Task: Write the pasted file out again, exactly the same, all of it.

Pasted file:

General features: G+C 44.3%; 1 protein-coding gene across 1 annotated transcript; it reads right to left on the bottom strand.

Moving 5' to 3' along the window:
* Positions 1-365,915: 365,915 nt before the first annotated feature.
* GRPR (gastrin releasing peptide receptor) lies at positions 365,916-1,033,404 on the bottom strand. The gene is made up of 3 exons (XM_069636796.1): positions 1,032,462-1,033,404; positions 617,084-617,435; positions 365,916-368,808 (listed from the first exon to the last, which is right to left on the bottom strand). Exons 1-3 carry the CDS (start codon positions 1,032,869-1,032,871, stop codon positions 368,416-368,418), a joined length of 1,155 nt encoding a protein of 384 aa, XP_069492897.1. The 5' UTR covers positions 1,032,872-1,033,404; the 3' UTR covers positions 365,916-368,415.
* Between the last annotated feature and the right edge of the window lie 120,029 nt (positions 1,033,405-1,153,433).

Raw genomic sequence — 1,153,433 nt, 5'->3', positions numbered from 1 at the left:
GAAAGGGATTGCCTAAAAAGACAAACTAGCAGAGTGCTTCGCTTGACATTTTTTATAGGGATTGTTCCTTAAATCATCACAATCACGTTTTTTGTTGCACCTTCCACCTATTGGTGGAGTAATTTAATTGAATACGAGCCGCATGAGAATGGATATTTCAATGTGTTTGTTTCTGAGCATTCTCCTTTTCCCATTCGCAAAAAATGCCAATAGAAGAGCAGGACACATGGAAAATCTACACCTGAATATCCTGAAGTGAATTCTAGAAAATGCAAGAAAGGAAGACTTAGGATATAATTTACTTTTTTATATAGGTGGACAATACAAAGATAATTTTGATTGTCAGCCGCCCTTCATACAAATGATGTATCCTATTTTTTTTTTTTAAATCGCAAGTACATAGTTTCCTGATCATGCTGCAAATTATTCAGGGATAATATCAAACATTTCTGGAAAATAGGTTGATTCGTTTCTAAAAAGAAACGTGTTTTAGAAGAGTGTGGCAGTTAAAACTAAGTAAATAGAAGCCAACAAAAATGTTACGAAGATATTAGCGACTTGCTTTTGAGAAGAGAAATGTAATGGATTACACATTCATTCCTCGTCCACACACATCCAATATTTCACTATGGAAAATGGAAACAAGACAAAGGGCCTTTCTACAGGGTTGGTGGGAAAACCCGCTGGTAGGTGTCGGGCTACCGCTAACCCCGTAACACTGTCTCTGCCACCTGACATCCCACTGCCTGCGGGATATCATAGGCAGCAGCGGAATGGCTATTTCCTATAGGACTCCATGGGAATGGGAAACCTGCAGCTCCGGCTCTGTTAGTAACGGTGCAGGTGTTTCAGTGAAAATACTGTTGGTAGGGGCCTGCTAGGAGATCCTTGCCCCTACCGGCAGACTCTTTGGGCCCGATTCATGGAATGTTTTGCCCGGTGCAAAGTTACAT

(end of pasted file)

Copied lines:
General features: G+C 44.3%; 1 protein-coding gene across 1 annotated transcript; it reads right to left on the bottom strand.

Moving 5' to 3' along the window:
* Positions 1-365,915: 365,915 nt before the first annotated feature.
* GRPR (gastrin releasing peptide receptor) lies at positions 365,916-1,033,404 on the bottom strand. The gene is made up of 3 exons (XM_069636796.1): positions 1,032,462-1,033,404; positions 617,084-617,435; positions 365,916-368,808 (listed from the first exon to the last, which is right to left on the bottom strand). Exons 1-3 carry the CDS (start codon positions 1,032,869-1,032,871, stop codon positions 368,416-368,418), a joined length of 1,155 nt encoding a protein of 384 aa, XP_069492897.1. The 5' UTR covers positions 1,032,872-1,033,404; the 3' UTR covers positions 365,916-368,415.
* Between the last annotated feature and the right edge of the window lie 120,029 nt (positions 1,033,405-1,153,433).

Raw genomic sequence — 1,153,433 nt, 5'->3', positions numbered from 1 at the left:
GAAAGGGATTGCCTAAAAAGACAAACTAGCAGAGTGCTTCGCTTGACATTTTTTATAGGGATTGTTCCTTAAATCATCACAATCACGTTTTTTGTTGCACCTTCCACCTATTGGTGGAGTAATTTAATTGAATACGAGCCGCATGAGAATGGATATTTCAATGTGTTTGTTTCTGAGCATTCTCCTTTTCCCATTCGCAAAAAATGCCAATAGAAGAGCAGGACACATGGAAAATCTACACCTGAATATCCTGAAGTGAATTCTAGAAAATGCAAGAAAGGAAGACTTAGGATATAATTTACTTTTTTATATAGGTGGACAATACAAAGATAATTTTGATTGTCAGCCGCCCTTCATACAAATGATGTATCCTATTTTTTTTTTTTAAATCGCAAGTACATAGTTTCCTGATCATGCTGCAAATTATTCAGGGATAATATCAAACATTTCTGGAAAATAGGTTGATTCGTTTCTAAAAAGAAACGTGTTTTAGAAGAGTGTGGCAGTTAAAACTAAGTAAATAGAAGCCAACAAAAATGTTACGAAGATATTAGCGACTTGCTTTTGAGAAGAGAAATGTAATGGATTACACATTCATTCCTCGTCCACACACATCCAATATTTCACTATGGAAAATGGAAACAAGACAAAGGGCCTTTCTACAGGGTTGGTGGGAAAACCCGCTGGTAGGTGTCGGGCTACCGCTAACCCCGTAACACTGTCTCTGCCACCTGACATCCCACTGCCTGCGGGATATCATAGGCAGCAGCGGAATGGCTATTTCCTATAGGACTCCATGGGAATGGGAAACCTGCAGCTCCGGCTCTGTTAGTAACGGTGCAGGTGTTTCAGTGAAAATACTGTTGGTAGGGGCCTGCTAGGAGATCCTTGCCCCTACCGGCAGACTCTTTGGGCCCGATTCATGGAATGTTTTGCCCGGTGCAAAGTTACAT